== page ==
Our Head instructor is no longer employed by St. Louis Ki Aikido. With limited time, he will continue much of his teaching and management work on a volunteer basis. From 2001 to 2007 St. Louis Ki Aikido Kids Aikido Program was at its peak with 8 kids classes per week at three locations, summer camp sessions and more. While our Head Instructor was the primary teacher and manager, the kids program was also dependent on volunteer assistants and teachers. The loss of key volunteers, the loss of major grant funding and the broad economic recession have changed quite a few things with our school.
In the past few years the program has not been everything it should be. It's time to work on changing that. We will be recruiting and training volunteers. We will be developing a new marketing/outreach plan. We will also explore the possibility of collaboration with other organizations and schools. Through these efforts we want to develop the size and number of classes makes the program exciting and successful. We may even return to having classes for two age groups.
We hope to come back with a greatly improved Kids Aikido Program as soon as possible. Part of our mission is to provide training for children.
Children are often told to "calm down" and to "pay attention", but seldom shown how or why. We teach children how to calm down and show that calmness is a source of power. Paying attention is one way of doing what we call "extending ki", which connects us with other people and the space around us. Learning calm attentiveness through specific exercises is the most basic training in Ki-Aikido. Practice improves children's ability to respond positively in all situations.
Students enjoy the movement, tumbling and rolling exercises taught in every class. They learn to enjoy cooperation and to have fun without competing. They develop greater trust in themselves and in others. A combination of work and play make the practice truly "artful" (at least that's what one child old decided). Classes for Children ages 9 to 13 are conducted in sessions that are 6 to 7 weeks long. Most classes are 50 or 60 minutes long. Students may attend 1 or 2 classes each week during the session. Changes in schedule may occur due to holidays and special events.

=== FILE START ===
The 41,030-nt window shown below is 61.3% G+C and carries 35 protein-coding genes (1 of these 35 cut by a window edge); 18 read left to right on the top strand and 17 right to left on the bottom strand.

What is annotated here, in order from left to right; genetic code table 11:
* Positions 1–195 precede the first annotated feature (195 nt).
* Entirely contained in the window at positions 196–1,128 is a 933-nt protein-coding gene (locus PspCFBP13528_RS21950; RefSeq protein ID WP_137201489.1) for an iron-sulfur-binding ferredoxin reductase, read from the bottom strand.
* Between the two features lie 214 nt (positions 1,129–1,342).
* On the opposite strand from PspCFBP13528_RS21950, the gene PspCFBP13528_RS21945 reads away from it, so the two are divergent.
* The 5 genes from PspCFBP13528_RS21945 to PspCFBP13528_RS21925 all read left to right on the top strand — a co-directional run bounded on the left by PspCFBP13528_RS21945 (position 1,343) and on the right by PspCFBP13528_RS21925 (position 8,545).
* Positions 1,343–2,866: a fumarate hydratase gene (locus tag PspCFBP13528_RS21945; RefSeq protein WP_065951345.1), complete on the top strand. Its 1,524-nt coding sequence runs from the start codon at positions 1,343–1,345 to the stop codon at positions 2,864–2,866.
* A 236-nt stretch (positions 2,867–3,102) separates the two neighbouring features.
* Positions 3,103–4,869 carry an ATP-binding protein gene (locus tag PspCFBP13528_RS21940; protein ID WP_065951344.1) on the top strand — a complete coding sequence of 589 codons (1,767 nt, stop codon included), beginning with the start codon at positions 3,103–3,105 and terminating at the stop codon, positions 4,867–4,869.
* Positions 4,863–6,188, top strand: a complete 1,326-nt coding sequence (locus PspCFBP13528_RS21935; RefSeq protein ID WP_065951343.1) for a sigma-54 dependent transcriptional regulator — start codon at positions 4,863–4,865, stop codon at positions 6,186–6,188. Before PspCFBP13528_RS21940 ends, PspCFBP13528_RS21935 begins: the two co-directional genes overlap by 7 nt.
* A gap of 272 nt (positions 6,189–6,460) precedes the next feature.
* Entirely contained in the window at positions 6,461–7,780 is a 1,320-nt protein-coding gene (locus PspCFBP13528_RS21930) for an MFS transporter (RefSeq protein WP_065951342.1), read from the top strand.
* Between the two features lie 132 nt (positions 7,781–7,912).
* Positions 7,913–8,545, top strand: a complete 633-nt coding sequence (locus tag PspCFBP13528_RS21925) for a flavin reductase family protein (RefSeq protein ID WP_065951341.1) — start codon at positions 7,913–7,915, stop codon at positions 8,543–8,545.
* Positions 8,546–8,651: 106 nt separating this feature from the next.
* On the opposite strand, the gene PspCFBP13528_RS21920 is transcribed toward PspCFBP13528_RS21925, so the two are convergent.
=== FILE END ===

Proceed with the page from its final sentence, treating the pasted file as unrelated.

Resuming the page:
Classes are conducted in the most appropriate way for the students' age and experience. Students learn the applicable techniques necessary for rank testing. Meditation and breathing exercises are used in training with students of all ages.
While our official age span for Kids Aikido is 9 to 13, we have a few students who are 13 and 14. Some of these teens prefer to start training in the Kids program. Some started at a younger age and have continued in the kids program. Some train in both Kids and Adult classes. At this age it really depends on the comfort level of each individual child, and we want to accommodate each individual in the best way we can. At 15 it is usually best for students to train in the adult classes. With regular training starting at that age, they could be ready for black belt testing as early as age 17 (the youngest allowed). Black belt testing is the same for all ages. On the test, students will be demonstrating techniques with adults and will engage in a free style with four adult black belts attacking at the same time (or at least trying to). At least a couple of years working with adults are needed to perform at this level.
Summer Samurai is designed to be a 5-day program consisting of five 45 to 75 minute classes. The classes typically run from Monday through Friday. Each class builds on the material that was presented in previous classes. The children are taught the basics of Aikido. This includes basic movement and posture, rolling exercises, calmness and relaxation training, and one or two Aikido techniques. On Friday the participants learn movements with wooden practice swords and see some advanced Aikido.
Summer Samurai is appropriate for ages 7 and up. It is best if he age range of the participants span no more than 4 years. This allows the training to be adjusted to the developmental level of the children. Because of safety concerns when working with wooden practice swords, children who are judged by the instructor as too undisciplined will not be allowed to participate in the Friday class. However, this is rarely a problem.
Contact Mark Rubbert for more information.